I will be the first to admit that as a parent (and a person) I make a lot of mistakes and learn a lot of life lessons. Seriously, there are days I’m a walking after school special. Which is why I’m always hesitant to share parenting “wins” lest they come across as gloating, or worse still, advice.

That being said, I decided to share an unexpected win from this weekend, in part, because of the reaction I’ve received from my personal network.

But first, some background. Reviewing our son’s homework, I discovered that while it was done, it was done incorrectly. Pointing out the error was the start of the downward spin of whining, arguing and explanations – ending with the words “duh mom.”

This final statement had me seeing red, and set off a rant where I adamantly informed our son that “I was not an idiot” and that there was no way we were going to “half ass the homework.”

What our son heard was me calling him an ass.

This entire sequence of events happened a few minutes before our neighbor was scheduled to pick me up for half-marathon training, which meant there was a good chance I would leave while he was still angry.

So I wrote him this note:

Note 2

These are not new statements in our household.

In fact, we tell our children these things all the time. Number three – we expect you to try your hardest and do your best – is almost always accompanied by the statement “you will only get in trouble for failing a class or test if you didn’t try.”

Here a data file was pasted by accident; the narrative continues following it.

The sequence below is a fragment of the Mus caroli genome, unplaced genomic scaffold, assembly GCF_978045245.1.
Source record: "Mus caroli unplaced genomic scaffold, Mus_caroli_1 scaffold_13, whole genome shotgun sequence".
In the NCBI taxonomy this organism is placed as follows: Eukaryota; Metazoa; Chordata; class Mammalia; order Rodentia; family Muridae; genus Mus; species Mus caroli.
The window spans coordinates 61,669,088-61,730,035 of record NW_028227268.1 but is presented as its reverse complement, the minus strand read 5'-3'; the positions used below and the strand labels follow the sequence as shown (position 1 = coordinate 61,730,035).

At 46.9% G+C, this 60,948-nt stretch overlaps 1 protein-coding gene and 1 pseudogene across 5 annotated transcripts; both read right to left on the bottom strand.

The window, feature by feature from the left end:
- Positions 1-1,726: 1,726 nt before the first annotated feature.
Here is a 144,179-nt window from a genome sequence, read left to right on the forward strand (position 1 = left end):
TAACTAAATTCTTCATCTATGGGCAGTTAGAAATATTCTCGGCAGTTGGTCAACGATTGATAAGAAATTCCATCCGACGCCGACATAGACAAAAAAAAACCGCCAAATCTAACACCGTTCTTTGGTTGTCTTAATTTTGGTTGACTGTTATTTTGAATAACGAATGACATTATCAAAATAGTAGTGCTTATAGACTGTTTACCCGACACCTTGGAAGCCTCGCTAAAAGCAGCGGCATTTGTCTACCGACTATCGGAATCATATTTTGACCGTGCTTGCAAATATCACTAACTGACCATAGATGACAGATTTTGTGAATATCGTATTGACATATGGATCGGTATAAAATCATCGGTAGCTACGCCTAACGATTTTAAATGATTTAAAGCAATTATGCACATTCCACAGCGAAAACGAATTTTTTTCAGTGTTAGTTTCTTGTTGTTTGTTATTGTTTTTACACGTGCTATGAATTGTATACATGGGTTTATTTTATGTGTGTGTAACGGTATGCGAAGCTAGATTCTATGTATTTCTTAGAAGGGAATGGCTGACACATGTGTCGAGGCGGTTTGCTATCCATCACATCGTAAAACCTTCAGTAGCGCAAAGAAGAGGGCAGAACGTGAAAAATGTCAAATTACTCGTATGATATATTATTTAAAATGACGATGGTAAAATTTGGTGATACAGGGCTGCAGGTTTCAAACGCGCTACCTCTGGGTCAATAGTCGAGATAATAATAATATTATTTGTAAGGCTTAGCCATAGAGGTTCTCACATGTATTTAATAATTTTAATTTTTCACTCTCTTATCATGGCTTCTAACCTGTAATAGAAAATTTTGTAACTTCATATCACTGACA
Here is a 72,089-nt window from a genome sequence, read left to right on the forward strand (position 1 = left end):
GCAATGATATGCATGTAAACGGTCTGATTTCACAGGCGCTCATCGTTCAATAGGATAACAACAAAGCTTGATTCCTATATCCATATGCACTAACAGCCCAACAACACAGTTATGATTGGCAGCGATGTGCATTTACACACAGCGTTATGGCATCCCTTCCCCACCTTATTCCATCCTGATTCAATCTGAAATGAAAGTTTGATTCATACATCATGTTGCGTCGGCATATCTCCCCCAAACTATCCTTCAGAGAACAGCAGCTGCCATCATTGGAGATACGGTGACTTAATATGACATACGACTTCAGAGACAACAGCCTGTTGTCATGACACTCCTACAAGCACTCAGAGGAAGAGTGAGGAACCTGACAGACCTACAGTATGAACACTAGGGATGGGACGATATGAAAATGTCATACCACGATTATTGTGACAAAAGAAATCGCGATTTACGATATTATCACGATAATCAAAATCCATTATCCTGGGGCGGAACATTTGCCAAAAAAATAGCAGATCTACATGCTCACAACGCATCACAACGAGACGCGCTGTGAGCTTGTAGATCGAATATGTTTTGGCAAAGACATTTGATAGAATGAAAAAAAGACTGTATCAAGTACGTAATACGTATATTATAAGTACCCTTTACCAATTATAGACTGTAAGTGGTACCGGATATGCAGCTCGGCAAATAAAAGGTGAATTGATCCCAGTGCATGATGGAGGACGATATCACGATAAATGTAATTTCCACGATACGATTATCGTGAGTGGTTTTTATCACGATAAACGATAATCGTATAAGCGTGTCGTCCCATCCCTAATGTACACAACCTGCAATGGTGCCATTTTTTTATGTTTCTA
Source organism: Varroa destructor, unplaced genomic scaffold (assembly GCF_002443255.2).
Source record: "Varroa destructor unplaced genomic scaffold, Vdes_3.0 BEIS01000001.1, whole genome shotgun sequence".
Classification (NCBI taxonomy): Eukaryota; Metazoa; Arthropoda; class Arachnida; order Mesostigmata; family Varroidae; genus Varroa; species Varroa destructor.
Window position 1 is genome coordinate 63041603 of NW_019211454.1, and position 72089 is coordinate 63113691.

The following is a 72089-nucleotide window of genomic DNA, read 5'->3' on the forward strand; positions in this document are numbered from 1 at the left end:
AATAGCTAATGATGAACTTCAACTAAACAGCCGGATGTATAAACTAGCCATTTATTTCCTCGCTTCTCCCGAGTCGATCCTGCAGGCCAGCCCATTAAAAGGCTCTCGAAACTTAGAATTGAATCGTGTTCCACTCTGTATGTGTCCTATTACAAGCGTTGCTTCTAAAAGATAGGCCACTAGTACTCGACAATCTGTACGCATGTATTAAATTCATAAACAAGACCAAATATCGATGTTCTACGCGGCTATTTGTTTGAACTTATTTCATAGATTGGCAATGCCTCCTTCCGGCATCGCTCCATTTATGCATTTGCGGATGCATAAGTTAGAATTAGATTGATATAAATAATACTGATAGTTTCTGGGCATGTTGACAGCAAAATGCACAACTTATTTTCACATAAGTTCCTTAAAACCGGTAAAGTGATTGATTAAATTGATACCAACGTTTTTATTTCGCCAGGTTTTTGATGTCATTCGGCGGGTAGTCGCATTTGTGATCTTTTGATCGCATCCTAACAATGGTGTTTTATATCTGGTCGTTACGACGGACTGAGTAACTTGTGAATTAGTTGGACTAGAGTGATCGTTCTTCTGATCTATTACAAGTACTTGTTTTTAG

So you can imagine my surprise when he told me he didn’t believe me – apparently it was easy for him to accept I called him an “ass,” but couldn’t believe the other things.

Happily, where the words didn’t penetrate, the note broke through, before I had left for the gym. It allowed us to talk about our words, clear the air and move on.

It was a very unexpected parenting win.


4 Responses to An unexpected win

  1. Karen Anthony says:

    And what I hear is awesome, I’m not the only one who rants at my kids. So many times I feel so awful that I jump on my son re: half ass homework. I’m glad you do it too!

  2. Laura says:

    This is interesting timing b/c my 6 year old is Student of the Week at school next week and we have to write a letter to him. I was thinking how powerful it will be for him to see words of encouragement and praise in print. Maybe it’s something to do more often (and to others; not just our kids). I definitely call that a win.

  3. Angel says:

    That’s awesome Kristin! Thanks for sharing. We’ve had similar fights with my 8 year old. I think I’ll try writing a similar note next time we have an argument.

  4. Shannon says:

    I’ve had similar homework “discussions” with my 10 year old. I’m batting .500 about dealing with it compassionately. I think your approach is wonderful, and I will definitely give it a try. It is an honest and loving way to encourage a child to do their best.